Negative Effects Of The Columbian Exchange

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The Columbian exchange was the transfer of culture, foods, animals, and technology between Europe and the newly discovered Americas due to colonization. For Europe, the outcomes of the Columbian exchange were largely positive and resulted in many economic and cultural benefits. The consequences were quite different for the Native Americans, who faced genocide and enslavement at the hands of the European invaders. The Columbian Exchange resulted in significant detriment to the Native American population due to the rapid spread of communicable disease as well as the abuse suffered under the Encomienda system, while European colonizers profited greatly off of newly discovered crops and farming land. The most destructive effect of the Columbian…show more content…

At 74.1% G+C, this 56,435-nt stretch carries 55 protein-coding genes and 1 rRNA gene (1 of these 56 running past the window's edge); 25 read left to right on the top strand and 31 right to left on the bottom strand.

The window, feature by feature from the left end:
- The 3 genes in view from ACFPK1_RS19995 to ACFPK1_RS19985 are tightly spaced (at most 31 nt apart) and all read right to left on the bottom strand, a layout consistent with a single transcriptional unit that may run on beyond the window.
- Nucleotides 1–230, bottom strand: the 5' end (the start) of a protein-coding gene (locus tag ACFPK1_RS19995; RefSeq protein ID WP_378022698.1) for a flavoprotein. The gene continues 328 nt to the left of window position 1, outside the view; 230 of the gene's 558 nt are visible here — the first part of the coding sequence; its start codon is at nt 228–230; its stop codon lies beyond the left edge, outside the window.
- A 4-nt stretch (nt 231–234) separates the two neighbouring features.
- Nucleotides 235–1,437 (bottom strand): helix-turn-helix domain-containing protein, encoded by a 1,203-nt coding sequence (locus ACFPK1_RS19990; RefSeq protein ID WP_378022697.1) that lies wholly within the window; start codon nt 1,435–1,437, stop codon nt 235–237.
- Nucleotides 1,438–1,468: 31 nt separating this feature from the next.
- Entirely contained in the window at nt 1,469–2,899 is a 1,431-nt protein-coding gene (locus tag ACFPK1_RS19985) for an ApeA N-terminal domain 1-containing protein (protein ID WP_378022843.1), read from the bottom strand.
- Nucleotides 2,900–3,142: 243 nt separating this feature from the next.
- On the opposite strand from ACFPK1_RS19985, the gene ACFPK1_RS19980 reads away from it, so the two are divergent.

The Spanish Monarchy established the Encomienda system, which exploited and dehumanized indigenous American populations while subjecting them to unspeakable hardships. The original concept was that the Spanish would protect and Christianize the Native Americans in exchange for their labor and tributes. In reality, it was little more than thinly veiled slavery and became one of the most destructive practices implemented in the New World. Natives were forced to work under highly dangerous conditions and faced harsh punishment if they dared to object to their treatment or resist in any way. This system of labor remained in place in Latin America up until the mid 18th century, though it had become ineffective long before then. The Encomienda led to the origin of the Black Legend, a scathing condemnation of the Spanish colonists cruelty and abuse initially popularized by Bartolomé de Las Casas, the “Protector of the Indians”. Las Casas, a priest who had dedicated to his life to fighting for the rights of indigenous peoples, objected greatly to the inhumane treatment of Native Americans and believed that the greed of the Spanish was to blame for a large number of unnecessary deaths. An important development in the treatment of Native Americans under the Encomienda system was the passing of the New Laws of 1542, which limited the power of the Encomenderos and stated that Native Americans were to be treated as free people and would no longer be forced to do unpaid labor. This outraged the colonists and resulted in uprisings across the Americas, especially in Peru where settlers rallied behind Gonzalo Pizarro, becoming a formidable enemy. Even though the rebellions were quashed, Charles V repealed the New Laws and later came out with a revised version that was much more palatable for the Spanish

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